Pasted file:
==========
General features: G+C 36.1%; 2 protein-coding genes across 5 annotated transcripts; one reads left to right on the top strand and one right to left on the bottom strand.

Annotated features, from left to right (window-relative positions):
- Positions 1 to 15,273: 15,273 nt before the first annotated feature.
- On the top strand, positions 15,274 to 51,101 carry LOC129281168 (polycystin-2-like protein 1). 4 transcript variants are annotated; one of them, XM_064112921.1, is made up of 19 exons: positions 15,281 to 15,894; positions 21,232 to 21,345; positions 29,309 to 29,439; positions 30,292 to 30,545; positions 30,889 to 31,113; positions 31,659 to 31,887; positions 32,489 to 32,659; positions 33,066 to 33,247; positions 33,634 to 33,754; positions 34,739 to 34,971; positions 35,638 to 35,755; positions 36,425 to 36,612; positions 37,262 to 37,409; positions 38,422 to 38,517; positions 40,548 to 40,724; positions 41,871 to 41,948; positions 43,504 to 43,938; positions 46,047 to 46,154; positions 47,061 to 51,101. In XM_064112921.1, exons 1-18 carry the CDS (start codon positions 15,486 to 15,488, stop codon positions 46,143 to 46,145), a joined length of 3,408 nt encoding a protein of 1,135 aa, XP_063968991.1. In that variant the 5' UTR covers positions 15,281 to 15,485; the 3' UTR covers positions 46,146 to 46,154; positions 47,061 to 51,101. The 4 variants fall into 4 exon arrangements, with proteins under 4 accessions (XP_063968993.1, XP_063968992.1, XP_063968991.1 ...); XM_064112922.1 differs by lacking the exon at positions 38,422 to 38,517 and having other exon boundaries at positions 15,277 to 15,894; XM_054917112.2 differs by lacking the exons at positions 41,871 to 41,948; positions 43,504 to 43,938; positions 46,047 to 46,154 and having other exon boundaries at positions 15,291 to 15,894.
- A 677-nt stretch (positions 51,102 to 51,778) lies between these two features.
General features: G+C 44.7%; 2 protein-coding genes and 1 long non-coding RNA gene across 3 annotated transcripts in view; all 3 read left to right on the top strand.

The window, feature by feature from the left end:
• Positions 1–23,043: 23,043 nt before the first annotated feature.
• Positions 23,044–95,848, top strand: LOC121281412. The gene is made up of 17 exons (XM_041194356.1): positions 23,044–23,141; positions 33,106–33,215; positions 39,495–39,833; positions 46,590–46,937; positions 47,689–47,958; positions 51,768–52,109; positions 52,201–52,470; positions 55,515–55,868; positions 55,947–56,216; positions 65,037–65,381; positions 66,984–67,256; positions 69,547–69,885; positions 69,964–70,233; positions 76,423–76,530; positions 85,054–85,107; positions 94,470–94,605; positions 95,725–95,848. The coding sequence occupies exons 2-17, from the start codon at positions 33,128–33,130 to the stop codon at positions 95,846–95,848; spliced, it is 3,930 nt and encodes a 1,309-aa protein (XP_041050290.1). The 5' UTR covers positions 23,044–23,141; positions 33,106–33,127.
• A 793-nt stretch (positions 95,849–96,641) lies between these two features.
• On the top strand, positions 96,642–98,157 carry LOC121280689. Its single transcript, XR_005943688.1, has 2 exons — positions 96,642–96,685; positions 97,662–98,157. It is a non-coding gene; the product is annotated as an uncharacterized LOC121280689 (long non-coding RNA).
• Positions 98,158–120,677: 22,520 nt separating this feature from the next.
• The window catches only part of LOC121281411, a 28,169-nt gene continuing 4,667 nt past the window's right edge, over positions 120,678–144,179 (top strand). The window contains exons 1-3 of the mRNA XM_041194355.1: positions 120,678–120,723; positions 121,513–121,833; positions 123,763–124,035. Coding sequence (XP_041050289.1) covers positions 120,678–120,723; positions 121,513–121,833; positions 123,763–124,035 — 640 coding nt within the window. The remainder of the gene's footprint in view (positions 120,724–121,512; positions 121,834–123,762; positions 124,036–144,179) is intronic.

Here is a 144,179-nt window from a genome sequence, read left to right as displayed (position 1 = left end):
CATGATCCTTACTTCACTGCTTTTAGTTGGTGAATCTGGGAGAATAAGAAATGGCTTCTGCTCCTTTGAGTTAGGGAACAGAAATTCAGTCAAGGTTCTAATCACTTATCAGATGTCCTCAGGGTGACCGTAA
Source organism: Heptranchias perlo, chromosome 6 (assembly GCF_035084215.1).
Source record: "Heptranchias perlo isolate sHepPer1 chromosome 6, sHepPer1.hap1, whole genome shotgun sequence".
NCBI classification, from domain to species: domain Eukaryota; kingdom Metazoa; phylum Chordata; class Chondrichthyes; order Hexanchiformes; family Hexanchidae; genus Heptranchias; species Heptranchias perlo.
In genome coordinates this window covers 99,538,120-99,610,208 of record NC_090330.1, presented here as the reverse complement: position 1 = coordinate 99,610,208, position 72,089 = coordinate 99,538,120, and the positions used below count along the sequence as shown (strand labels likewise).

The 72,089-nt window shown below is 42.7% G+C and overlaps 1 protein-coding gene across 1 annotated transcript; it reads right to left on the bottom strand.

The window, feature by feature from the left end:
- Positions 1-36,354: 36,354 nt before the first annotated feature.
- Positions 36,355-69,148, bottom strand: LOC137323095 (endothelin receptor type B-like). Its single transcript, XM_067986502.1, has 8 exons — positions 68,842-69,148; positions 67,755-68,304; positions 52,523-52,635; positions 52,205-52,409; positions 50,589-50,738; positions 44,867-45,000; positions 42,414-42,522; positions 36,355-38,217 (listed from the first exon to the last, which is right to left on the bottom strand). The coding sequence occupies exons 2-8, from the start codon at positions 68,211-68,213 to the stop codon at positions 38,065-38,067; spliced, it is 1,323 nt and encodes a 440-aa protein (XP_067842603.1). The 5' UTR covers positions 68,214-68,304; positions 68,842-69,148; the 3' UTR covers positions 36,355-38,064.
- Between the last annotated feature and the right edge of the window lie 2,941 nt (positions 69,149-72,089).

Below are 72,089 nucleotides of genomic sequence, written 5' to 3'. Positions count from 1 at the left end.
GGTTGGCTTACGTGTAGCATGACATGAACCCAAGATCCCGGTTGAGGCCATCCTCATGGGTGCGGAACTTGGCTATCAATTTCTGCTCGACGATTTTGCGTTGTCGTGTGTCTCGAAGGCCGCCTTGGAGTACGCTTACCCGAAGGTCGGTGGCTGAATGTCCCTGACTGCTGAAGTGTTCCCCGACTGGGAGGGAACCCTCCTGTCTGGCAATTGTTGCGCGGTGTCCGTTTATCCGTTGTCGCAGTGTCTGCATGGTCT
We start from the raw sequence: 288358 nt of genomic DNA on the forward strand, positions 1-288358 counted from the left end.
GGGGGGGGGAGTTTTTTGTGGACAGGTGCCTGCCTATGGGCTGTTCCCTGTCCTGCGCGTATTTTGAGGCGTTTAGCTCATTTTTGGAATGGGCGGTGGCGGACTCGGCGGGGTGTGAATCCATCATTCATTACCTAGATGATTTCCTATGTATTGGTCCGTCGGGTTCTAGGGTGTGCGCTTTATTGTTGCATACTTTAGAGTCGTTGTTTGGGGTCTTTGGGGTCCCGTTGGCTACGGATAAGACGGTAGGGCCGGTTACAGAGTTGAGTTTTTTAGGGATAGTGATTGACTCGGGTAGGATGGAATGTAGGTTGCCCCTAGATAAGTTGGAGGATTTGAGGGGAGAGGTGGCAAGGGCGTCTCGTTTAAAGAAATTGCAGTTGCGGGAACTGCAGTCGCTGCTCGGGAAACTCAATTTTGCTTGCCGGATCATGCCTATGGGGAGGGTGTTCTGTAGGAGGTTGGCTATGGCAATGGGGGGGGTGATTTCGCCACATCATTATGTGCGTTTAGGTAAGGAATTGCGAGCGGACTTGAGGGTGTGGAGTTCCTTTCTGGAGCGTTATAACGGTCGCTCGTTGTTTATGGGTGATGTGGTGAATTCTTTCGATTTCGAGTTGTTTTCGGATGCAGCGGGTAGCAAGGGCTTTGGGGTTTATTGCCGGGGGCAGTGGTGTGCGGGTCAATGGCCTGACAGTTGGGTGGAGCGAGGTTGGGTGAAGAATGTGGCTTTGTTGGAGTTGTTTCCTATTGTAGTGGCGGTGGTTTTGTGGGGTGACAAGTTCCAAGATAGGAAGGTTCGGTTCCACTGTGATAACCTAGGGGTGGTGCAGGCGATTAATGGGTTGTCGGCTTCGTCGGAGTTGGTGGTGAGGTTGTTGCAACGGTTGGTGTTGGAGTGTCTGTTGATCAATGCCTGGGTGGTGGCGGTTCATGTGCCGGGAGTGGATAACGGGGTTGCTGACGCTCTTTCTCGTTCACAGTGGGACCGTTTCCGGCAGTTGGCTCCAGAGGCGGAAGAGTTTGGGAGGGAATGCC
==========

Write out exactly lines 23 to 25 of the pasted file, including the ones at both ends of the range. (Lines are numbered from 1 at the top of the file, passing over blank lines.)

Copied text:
- Positions 36,355-69,148, bottom strand: LOC137323095 (endothelin receptor type B-like). Its single transcript, XM_067986502.1, has 8 exons — positions 68,842-69,148; positions 67,755-68,304; positions 52,523-52,635; positions 52,205-52,409; positions 50,589-50,738; positions 44,867-45,000; positions 42,414-42,522; positions 36,355-38,217 (listed from the first exon to the last, which is right to left on the bottom strand). The coding sequence occupies exons 2-8, from the start codon at positions 68,211-68,213 to the stop codon at positions 38,065-38,067; spliced, it is 1,323 nt and encodes a 440-aa protein (XP_067842603.1). The 5' UTR covers positions 68,214-68,304; positions 68,842-69,148; the 3' UTR covers positions 36,355-38,064.
- Between the last annotated feature and the right edge of the window lie 2,941 nt (positions 69,149-72,089).

Below are 72,089 nucleotides of genomic sequence, written 5' to 3'. Positions count from 1 at the left end.